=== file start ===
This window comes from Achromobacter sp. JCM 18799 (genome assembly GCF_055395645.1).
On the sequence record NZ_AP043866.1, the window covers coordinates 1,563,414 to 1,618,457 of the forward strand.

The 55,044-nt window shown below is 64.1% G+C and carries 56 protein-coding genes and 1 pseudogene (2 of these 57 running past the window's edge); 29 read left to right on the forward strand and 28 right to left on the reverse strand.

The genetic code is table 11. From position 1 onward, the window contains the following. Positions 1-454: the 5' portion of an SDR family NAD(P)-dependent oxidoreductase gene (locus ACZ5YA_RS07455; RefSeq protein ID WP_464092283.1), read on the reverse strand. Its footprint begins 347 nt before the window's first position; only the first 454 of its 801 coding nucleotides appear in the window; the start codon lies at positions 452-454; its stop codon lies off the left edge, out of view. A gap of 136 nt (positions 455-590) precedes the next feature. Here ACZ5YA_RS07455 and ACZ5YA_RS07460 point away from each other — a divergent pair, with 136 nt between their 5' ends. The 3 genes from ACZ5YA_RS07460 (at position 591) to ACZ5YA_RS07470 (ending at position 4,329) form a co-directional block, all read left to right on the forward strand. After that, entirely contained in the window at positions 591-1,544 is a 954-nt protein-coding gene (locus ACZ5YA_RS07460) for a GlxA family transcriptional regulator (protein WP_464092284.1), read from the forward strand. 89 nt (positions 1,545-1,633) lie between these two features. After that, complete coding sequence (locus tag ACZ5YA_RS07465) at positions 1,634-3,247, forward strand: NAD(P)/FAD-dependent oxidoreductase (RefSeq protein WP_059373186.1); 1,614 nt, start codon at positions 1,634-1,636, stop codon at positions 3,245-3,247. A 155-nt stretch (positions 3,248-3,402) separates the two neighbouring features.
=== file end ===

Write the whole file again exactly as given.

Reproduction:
This window comes from Achromobacter sp. JCM 18799 (genome assembly GCF_055395645.1).
On the sequence record NZ_AP043866.1, the window covers coordinates 1,563,414 to 1,618,457 of the forward strand.

The 55,044-nt window shown below is 64.1% G+C and carries 56 protein-coding genes and 1 pseudogene (2 of these 57 running past the window's edge); 29 read left to right on the forward strand and 28 right to left on the reverse strand.

The genetic code is table 11. From position 1 onward, the window contains the following. Positions 1-454: the 5' portion of an SDR family NAD(P)-dependent oxidoreductase gene (locus ACZ5YA_RS07455; RefSeq protein ID WP_464092283.1), read on the reverse strand. Its footprint begins 347 nt before the window's first position; only the first 454 of its 801 coding nucleotides appear in the window; the start codon lies at positions 452-454; its stop codon lies off the left edge, out of view. A gap of 136 nt (positions 455-590) precedes the next feature. Here ACZ5YA_RS07455 and ACZ5YA_RS07460 point away from each other — a divergent pair, with 136 nt between their 5' ends. The 3 genes from ACZ5YA_RS07460 (at position 591) to ACZ5YA_RS07470 (ending at position 4,329) form a co-directional block, all read left to right on the forward strand. After that, entirely contained in the window at positions 591-1,544 is a 954-nt protein-coding gene (locus ACZ5YA_RS07460) for a GlxA family transcriptional regulator (protein WP_464092284.1), read from the forward strand. 89 nt (positions 1,545-1,633) lie between these two features. After that, complete coding sequence (locus tag ACZ5YA_RS07465) at positions 1,634-3,247, forward strand: NAD(P)/FAD-dependent oxidoreductase (RefSeq protein WP_059373186.1); 1,614 nt, start codon at positions 1,634-1,636, stop codon at positions 3,245-3,247. A 155-nt stretch (positions 3,248-3,402) separates the two neighbouring features.